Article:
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My wife used to blast LCD Soundsystem’s “Dance Yrself Clean” during her morning commute to gear up for a day of teaching math to teenagers. Another friend of mine has a playlist of favorite rock anthems that get him ready for a big presentation. For me, there’s nothing better than a strong dose of hip-hop to provide some work inspiration, particularly on those Friday mornings when I’m working from home and can turn up the volume without fearing that my cubicle mates will judge me for bumping Organized Konfusion.


So a couple Fridays ago, my apartment is filled with the sounds of Kendrick Lamar’s good kid m.A.A.d city and I’m getting things DONE. That is until “Backseat Freestyle” comes on, of course, and I’m forced to take time out to fully appreciate – and decipher – its vicious lines.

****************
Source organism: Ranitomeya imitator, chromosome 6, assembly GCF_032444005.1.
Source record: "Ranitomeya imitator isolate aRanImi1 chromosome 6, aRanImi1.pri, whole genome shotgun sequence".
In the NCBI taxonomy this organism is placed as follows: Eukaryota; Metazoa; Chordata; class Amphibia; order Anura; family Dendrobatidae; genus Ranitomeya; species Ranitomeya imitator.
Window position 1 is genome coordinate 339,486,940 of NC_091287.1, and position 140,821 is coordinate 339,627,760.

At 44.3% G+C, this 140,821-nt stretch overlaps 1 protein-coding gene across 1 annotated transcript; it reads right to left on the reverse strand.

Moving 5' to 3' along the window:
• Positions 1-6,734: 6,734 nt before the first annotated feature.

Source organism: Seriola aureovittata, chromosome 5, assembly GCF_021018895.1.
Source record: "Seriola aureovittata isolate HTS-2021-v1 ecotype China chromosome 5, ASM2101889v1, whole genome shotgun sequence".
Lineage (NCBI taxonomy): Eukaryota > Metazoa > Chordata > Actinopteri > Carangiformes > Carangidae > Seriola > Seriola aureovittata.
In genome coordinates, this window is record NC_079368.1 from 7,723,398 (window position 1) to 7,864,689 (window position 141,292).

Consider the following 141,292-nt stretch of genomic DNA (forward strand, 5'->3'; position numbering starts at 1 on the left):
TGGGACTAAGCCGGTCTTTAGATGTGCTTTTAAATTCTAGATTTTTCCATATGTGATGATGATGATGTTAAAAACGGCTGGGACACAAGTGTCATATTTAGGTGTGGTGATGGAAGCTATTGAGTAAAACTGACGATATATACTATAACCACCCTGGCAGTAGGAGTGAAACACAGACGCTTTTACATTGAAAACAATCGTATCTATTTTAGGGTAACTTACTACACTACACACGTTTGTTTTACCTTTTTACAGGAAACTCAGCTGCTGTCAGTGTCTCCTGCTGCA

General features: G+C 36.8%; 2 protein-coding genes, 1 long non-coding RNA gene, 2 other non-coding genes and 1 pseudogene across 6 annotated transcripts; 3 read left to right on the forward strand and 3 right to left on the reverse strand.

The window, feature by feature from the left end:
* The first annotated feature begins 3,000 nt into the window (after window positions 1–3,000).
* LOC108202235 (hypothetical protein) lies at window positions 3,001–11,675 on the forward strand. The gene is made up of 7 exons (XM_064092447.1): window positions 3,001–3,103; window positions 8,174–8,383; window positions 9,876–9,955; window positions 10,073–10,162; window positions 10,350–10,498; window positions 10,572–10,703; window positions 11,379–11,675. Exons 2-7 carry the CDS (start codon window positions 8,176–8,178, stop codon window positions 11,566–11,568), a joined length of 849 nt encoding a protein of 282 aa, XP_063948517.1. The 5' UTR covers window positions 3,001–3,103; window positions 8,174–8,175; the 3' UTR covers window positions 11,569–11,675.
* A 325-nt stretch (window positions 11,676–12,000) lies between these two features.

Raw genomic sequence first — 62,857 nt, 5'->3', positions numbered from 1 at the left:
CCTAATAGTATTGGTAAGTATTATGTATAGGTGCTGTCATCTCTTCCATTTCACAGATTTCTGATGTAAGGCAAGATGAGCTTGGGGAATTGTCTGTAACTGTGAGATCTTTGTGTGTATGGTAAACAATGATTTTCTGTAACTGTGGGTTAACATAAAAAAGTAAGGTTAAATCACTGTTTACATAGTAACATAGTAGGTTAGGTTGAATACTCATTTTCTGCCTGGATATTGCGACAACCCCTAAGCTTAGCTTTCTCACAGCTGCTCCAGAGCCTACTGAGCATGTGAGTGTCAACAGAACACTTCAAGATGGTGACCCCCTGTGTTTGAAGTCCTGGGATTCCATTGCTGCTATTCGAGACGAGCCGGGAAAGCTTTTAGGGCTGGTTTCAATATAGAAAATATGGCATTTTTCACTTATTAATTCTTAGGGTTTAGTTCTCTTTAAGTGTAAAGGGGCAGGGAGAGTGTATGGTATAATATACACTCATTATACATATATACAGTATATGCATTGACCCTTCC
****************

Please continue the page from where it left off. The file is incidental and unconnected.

In the past, I might’ve gone to one of many places to feed my curiosity – SongLyrics, LyricsFreak, Sing365, LyricMeanings, the Online Hip-Hop Lyrics Archive – but this time, I headed to my new addiction: RapGenius.com, the lyrics site founded by three Yale grads in 2009.


You may have heard of Rap Genius due to its recent $15 million investment from famed venture capital firm Andreesen Horowitz. That sounds like a lot for a site that meshes lyrics sites, Wikipedia and Urban Dictionary. But there’s more to the Rap Genius community, now 250,000 members strong: instead of just providing lyrics followed by a list of comments about their meaning (as the aptly named LyricMeanings does), users on the site can also annotate every word and line. On each song, you can hover over a lyric and get a text, image, or video explanation of its significance.


By itself, this seems like a useful feature, but not a revolutionary one – until you think about how the site aims to “annotate the world”, to provide explanations and context for not only rap lyrics, and not only lyrics of other genres, but everything on the Internet. That’s a feature that Marc Andreesen, the co-creator of the Mosaic browser, says (in his annotated explanation of the investment) was meant to be included in his creation. Its utility is obvious now; with the surplus of information at our fingertips, having some way to make sense of it all is invaluable.